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Apple’s inability to develop 5G smartphone modem is due to two Qualcomm patents, report says

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We recently showed you a tweet from analyst Ming-Chi Kuo, known around the world as the most forward-thinking Apple analyst out there. The tweet indicated that Apple’s plan to design its own 5G modem chip for the iPhone, which was, of course, to be built by TSMC, had failed. Apple’s plan to equip 80% of its 2023 handsets with an Apple 5G modem chip (giving Qualcomm a 20% share) had failed.

Apple’s forward progress in developing its own 5G smartphone modem is thwarted by two Qualcomm patents

Qualcomm will now supply Apple with 100% of the 5G modems for the 2023 iPhone 15 line, leaving a bad taste in Apple’s mouth. Remember, Apple paid $1 billion to buy Intel’s smartphone modem company. There was speculation that after Apple reached a settlement with Qualcomm that allowed all legal action between the pair to be withdrawn, Apple would spend a few years using Qualcomm’s Snapdragon 5G modem chips in developing the internal component.
Last November the air was full of talk that Apple was set to debut its own 5G modem chip to be built by TSMC using its 4nm process node. The lower the process node number, the greater the number of transistors on the chip, making the chip more powerful and energy efficient. Apple has been trying to reduce its reliance on Qualcomm, and Kuo said Apple will continue to build its own modem chip.
According to 9to5Mac, Apple’s failure to design its own 5G modem chip was not a result of Apple’s inability to develop such a component. Instead, a new report indicates the problem is linked to a few Qualcomm patents that prevent Apple from completing development of its own 5G modem. This may have to do with a Supreme Court ruling announced this week in which the Court said it would not listen to an appeal from the iPhone maker. that wants a few Qualcomm patents canceled.
Florian Mueller, prescribing FossPatents (through patent apple), ties it all together and even goes back to the aforementioned Apple-Qualcomm settlement to explain that Apple considered Qualcomm the only reliable supplier of 5G smartphone modems and thought Intel was on the wrong track. As a result, Apple in desperation agreed to the settlement, knowing it would have to get a continuous supply of 5G modem chips from Qualcomm until it could design its own chips.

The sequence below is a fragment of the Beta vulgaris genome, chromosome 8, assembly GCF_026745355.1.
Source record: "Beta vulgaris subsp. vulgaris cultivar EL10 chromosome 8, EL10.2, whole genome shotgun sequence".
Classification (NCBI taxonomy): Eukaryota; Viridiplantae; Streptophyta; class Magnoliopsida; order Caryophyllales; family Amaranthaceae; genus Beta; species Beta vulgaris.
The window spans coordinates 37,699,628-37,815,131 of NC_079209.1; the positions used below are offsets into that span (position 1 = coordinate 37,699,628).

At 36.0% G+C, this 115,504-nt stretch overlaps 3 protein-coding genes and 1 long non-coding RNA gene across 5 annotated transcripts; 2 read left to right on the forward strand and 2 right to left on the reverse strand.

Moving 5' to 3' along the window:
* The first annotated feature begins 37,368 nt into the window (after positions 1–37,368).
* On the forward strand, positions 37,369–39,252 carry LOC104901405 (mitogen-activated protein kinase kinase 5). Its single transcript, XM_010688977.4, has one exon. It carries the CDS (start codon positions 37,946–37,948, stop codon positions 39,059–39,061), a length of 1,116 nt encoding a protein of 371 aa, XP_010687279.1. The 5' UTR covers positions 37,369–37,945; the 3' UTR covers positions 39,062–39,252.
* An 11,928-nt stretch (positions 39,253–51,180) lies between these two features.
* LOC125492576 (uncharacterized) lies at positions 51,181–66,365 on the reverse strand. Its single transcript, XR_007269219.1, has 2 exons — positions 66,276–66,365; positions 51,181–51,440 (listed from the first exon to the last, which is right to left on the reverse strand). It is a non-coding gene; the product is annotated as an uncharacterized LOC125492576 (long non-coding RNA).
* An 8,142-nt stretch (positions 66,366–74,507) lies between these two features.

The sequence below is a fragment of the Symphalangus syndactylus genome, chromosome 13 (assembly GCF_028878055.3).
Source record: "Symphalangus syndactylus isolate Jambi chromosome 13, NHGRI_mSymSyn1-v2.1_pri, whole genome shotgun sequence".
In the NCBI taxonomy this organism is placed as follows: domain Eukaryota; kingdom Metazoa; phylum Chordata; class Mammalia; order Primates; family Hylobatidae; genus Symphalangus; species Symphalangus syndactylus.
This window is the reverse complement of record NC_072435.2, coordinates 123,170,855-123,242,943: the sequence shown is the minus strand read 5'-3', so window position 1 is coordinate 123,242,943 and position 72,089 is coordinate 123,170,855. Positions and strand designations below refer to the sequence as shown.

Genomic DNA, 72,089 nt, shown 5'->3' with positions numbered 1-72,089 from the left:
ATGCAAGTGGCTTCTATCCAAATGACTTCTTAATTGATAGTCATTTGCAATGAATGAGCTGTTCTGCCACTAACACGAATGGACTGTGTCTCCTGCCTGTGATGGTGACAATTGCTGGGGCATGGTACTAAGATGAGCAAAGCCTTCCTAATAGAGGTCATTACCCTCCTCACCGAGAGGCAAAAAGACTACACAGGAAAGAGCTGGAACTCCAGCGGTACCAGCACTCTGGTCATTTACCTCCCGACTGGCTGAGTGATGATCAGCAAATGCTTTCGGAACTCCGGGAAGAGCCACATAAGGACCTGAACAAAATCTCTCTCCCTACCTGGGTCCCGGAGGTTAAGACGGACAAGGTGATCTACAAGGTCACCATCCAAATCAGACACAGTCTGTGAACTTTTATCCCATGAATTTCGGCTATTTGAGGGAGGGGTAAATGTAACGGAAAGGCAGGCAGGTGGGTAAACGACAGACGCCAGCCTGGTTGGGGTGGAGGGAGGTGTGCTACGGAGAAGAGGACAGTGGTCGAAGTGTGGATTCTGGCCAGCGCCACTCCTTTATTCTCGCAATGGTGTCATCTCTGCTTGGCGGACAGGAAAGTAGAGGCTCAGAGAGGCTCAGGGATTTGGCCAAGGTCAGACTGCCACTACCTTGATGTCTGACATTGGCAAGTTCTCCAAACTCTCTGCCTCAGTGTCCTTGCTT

A few months before the settlement with Qualcomm was announced, Apple CEO Tim Cook went to CNBC and said, “The problem we have with Qualcomm is they have a no license, no chips policy. This is illegal in our opinion. And second, they have a duty to offer their patent portfolio on a fair, reasonable and non-discriminatory basis and they don’t. They charge exorbitant prices.”

Apple will have to circumvent Qualcomm’s current patents

Cook said Apple would fight Qualcomm to the end. But you can almost feel the same despair that Cook felt when it became clear that waving to Qualcomm was his best course of action. And last March, the FTC refused to label Qualcomm’s despised “no license, no chips” policy as anticompetitive.

Some legal experts believe that any future legal action taken by Apple is unlikely to succeed. This puts Apple in a difficult position. It might license the patents, but Qualcomm isn’t known as the Walmart of intellectual property. In fact, as Tim Cook pointed out, it is known for demanding high prices even for standard essential patents (SEP). These are patents issued for patents related to industry standards needed to build a particular product. These patents are believed to be offered at a fair, reasonable and non-discriminatory (FRAND) price.

Regardless of a deal with Qualcomm, Apple will no doubt continue to try and build its 5G smartphone modem around Qualcomm’s patents, though the Cupertino crew is apparently stuck until that happens.

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